This is one big big cat.
The French car manufacturer, which has a lion as its emblem to symbolise pride, strength and excellence, is preparing a one for its Geneva show stand. Thankfully, the lion Peugeot will unveil when the show officially opens to the public on 8 March won't be a real big cat – that would make a bit of a mess. Instead it's a sculpture. A big sculpture.
The sculpture was created in-house at Peugeot's design lab and will be 4.8 metres tall and 12.5 metres long.
'The iconic, timeless design of the Peugeot lion has been brought to life in the flowing and sculpted surfaces of this statue representing the brand’s values,' said Gilles Vidal, Peugeot's head of design. 'Its spectacular dimensions emphasise the lion’s solid, powerful and unshakeable character. Its posture, standing up, moving forwards determinedly but without aggression, conveys a serenity and confidence in the future.'
The lion emblem originated in 1858 when it was created by Emile Peugeot, father of Peugeot founder Armand Peugeot. It has been on all of Peugeot's products since, even those the company built before it even began building cars in the late 1800s, and can nowadays be seen on cars that the company sells in over 160 countries worldwide.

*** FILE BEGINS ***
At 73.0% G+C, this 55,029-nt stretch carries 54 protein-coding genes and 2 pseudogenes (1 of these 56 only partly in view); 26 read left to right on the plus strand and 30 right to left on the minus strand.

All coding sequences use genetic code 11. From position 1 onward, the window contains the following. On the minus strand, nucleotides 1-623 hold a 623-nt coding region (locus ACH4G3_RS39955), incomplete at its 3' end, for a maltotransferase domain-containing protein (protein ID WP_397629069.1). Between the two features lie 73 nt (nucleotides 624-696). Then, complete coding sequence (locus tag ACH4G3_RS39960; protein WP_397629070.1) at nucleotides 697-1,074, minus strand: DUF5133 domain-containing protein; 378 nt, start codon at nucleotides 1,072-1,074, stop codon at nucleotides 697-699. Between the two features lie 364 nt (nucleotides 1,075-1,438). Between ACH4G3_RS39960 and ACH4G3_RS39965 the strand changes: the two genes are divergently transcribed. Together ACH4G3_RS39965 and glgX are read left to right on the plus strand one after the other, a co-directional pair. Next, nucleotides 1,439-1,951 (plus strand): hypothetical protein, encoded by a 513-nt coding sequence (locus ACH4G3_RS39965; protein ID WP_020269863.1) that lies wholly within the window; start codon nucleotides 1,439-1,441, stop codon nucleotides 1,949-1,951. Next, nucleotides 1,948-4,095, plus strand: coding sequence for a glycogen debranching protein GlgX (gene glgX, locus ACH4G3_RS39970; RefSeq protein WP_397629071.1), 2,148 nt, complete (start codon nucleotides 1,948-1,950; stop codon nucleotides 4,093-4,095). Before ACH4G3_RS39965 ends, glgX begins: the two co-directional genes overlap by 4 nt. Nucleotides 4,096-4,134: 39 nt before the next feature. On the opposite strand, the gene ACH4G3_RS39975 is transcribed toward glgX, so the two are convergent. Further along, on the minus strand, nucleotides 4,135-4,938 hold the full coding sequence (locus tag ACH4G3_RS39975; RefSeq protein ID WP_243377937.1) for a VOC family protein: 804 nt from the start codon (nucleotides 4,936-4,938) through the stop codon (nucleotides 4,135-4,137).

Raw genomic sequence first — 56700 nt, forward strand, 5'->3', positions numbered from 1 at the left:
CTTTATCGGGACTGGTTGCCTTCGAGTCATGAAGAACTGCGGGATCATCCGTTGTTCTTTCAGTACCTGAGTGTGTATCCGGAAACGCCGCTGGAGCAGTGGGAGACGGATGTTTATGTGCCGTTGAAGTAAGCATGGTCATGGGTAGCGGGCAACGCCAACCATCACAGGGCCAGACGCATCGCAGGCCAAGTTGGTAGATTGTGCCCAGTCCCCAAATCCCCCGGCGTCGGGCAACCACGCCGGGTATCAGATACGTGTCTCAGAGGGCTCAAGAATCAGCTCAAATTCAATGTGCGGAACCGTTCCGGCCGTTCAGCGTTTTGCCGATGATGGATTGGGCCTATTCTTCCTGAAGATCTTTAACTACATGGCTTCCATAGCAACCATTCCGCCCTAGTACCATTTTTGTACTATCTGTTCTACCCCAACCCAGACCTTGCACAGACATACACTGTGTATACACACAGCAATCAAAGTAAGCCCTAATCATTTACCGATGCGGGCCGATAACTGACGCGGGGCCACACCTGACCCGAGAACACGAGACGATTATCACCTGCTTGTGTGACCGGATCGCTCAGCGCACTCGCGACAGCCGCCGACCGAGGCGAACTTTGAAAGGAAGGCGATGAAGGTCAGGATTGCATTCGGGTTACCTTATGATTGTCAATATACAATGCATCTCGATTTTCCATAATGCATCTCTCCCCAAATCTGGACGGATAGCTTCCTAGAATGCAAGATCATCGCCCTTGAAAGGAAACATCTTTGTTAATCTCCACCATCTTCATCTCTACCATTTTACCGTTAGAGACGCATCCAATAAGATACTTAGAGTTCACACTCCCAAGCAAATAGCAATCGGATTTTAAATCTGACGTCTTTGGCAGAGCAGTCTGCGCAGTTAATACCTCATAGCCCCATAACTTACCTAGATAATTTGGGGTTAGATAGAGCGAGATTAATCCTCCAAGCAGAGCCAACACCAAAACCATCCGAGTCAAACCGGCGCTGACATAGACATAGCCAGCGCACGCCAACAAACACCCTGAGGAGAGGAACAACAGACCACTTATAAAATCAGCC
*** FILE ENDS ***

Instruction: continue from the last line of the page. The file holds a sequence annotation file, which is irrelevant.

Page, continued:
Nine modifications have been made to the logo over the years. Originally it was complimented by an arrow to convey speed. The first revision came in 1882, but the simplified Peugeot logo seen today can be traced back to 1980 where a resemblance to the current-day emblem can be seen. The last change came in 2010 where biggest difference was the elimination of the blue background that had been in use since 1998.